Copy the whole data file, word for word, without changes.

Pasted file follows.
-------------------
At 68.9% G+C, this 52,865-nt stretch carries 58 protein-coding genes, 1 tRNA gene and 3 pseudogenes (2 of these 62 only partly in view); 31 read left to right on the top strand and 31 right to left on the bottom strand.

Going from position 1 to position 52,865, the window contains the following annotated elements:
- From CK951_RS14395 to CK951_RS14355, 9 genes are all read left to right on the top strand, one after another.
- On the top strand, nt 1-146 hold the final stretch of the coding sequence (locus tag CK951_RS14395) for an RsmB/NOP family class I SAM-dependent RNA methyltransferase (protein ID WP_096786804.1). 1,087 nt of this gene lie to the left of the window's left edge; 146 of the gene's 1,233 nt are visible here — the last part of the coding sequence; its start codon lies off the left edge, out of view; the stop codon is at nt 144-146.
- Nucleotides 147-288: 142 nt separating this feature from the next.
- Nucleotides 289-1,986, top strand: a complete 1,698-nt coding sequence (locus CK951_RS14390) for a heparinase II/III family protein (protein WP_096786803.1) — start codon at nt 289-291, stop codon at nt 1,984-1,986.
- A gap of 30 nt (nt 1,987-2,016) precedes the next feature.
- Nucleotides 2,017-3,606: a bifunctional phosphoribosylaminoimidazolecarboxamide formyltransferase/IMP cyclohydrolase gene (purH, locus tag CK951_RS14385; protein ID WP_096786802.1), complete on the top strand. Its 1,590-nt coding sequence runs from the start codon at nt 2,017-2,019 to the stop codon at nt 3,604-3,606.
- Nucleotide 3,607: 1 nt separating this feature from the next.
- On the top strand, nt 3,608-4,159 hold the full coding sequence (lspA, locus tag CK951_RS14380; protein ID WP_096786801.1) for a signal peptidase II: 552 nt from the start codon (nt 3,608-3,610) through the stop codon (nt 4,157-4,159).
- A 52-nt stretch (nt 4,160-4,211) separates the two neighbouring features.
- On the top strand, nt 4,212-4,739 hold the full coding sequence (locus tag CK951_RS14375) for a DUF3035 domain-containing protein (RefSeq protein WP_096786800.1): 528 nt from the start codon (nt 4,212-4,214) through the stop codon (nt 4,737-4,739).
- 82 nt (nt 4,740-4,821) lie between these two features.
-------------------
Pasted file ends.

At 68.9% G+C, this 52,865-nt stretch carries 58 protein-coding genes, 1 tRNA gene and 3 pseudogenes (2 of these 62 only partly in view); 31 read left to right on the top strand and 31 right to left on the bottom strand.

Going from position 1 to position 52,865, the window contains the following annotated elements:
- From CK951_RS14395 to CK951_RS14355, 9 genes are all read left to right on the top strand, one after another.
- On the top strand, nt 1-146 hold the final stretch of the coding sequence (locus tag CK951_RS14395) for an RsmB/NOP family class I SAM-dependent RNA methyltransferase (protein ID WP_096786804.1). 1,087 nt of this gene lie to the left of the window's left edge; 146 of the gene's 1,233 nt are visible here — the last part of the coding sequence; its start codon lies off the left edge, out of view; the stop codon is at nt 144-146.
- Nucleotides 147-288: 142 nt separating this feature from the next.
- Nucleotides 289-1,986, top strand: a complete 1,698-nt coding sequence (locus CK951_RS14390) for a heparinase II/III family protein (protein WP_096786803.1) — start codon at nt 289-291, stop codon at nt 1,984-1,986.
- A gap of 30 nt (nt 1,987-2,016) precedes the next feature.
- Nucleotides 2,017-3,606: a bifunctional phosphoribosylaminoimidazolecarboxamide formyltransferase/IMP cyclohydrolase gene (purH, locus tag CK951_RS14385; protein ID WP_096786802.1), complete on the top strand. Its 1,590-nt coding sequence runs from the start codon at nt 2,017-2,019 to the stop codon at nt 3,604-3,606.
- Nucleotide 3,607: 1 nt separating this feature from the next.
- On the top strand, nt 3,608-4,159 hold the full coding sequence (lspA, locus tag CK951_RS14380; protein ID WP_096786801.1) for a signal peptidase II: 552 nt from the start codon (nt 3,608-3,610) through the stop codon (nt 4,157-4,159).
- A 52-nt stretch (nt 4,160-4,211) separates the two neighbouring features.
- On the top strand, nt 4,212-4,739 hold the full coding sequence (locus tag CK951_RS14375) for a DUF3035 domain-containing protein (RefSeq protein WP_096786800.1): 528 nt from the start codon (nt 4,212-4,214) through the stop codon (nt 4,737-4,739).
- 82 nt (nt 4,740-4,821) lie between these two features.